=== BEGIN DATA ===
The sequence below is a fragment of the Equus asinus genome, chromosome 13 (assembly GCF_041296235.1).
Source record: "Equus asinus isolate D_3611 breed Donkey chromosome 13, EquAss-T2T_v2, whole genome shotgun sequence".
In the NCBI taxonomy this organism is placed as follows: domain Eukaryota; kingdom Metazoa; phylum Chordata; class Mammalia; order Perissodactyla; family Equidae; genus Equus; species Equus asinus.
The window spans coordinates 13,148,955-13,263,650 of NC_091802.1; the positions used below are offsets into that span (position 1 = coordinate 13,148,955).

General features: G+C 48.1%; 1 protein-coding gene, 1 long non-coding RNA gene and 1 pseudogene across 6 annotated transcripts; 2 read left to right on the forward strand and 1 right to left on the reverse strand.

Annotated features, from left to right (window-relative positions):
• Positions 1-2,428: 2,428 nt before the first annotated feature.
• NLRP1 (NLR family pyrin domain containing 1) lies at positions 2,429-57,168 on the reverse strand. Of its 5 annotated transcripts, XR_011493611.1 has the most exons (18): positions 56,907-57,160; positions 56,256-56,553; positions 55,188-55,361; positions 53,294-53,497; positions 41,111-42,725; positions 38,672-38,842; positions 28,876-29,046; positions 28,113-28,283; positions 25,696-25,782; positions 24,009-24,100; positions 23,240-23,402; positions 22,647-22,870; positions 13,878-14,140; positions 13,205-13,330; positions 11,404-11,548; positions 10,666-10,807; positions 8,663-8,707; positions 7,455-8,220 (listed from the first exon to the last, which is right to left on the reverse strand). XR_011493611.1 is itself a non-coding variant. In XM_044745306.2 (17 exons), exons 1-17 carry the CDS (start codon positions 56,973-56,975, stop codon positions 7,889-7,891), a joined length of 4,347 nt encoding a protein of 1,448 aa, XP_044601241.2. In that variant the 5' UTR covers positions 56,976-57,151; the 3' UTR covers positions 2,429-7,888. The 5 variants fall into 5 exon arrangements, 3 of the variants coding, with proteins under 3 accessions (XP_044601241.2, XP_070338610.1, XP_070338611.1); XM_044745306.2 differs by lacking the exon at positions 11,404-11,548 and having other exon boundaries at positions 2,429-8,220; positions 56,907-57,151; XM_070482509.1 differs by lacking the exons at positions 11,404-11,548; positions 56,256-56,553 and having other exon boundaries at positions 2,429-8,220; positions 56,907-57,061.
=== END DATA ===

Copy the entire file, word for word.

The sequence below is a fragment of the Equus asinus genome, chromosome 13 (assembly GCF_041296235.1).
Source record: "Equus asinus isolate D_3611 breed Donkey chromosome 13, EquAss-T2T_v2, whole genome shotgun sequence".
In the NCBI taxonomy this organism is placed as follows: domain Eukaryota; kingdom Metazoa; phylum Chordata; class Mammalia; order Perissodactyla; family Equidae; genus Equus; species Equus asinus.
The window spans coordinates 13,148,955-13,263,650 of NC_091802.1; the positions used below are offsets into that span (position 1 = coordinate 13,148,955).

General features: G+C 48.1%; 1 protein-coding gene, 1 long non-coding RNA gene and 1 pseudogene across 6 annotated transcripts; 2 read left to right on the forward strand and 1 right to left on the reverse strand.

Annotated features, from left to right (window-relative positions):
• Positions 1-2,428: 2,428 nt before the first annotated feature.
• NLRP1 (NLR family pyrin domain containing 1) lies at positions 2,429-57,168 on the reverse strand. Of its 5 annotated transcripts, XR_011493611.1 has the most exons (18): positions 56,907-57,160; positions 56,256-56,553; positions 55,188-55,361; positions 53,294-53,497; positions 41,111-42,725; positions 38,672-38,842; positions 28,876-29,046; positions 28,113-28,283; positions 25,696-25,782; positions 24,009-24,100; positions 23,240-23,402; positions 22,647-22,870; positions 13,878-14,140; positions 13,205-13,330; positions 11,404-11,548; positions 10,666-10,807; positions 8,663-8,707; positions 7,455-8,220 (listed from the first exon to the last, which is right to left on the reverse strand). XR_011493611.1 is itself a non-coding variant. In XM_044745306.2 (17 exons), exons 1-17 carry the CDS (start codon positions 56,973-56,975, stop codon positions 7,889-7,891), a joined length of 4,347 nt encoding a protein of 1,448 aa, XP_044601241.2. In that variant the 5' UTR covers positions 56,976-57,151; the 3' UTR covers positions 2,429-7,888. The 5 variants fall into 5 exon arrangements, 3 of the variants coding, with proteins under 3 accessions (XP_044601241.2, XP_070338610.1, XP_070338611.1); XM_044745306.2 differs by lacking the exon at positions 11,404-11,548 and having other exon boundaries at positions 2,429-8,220; positions 56,907-57,151; XM_070482509.1 differs by lacking the exons at positions 11,404-11,548; positions 56,256-56,553 and having other exon boundaries at positions 2,429-8,220; positions 56,907-57,061.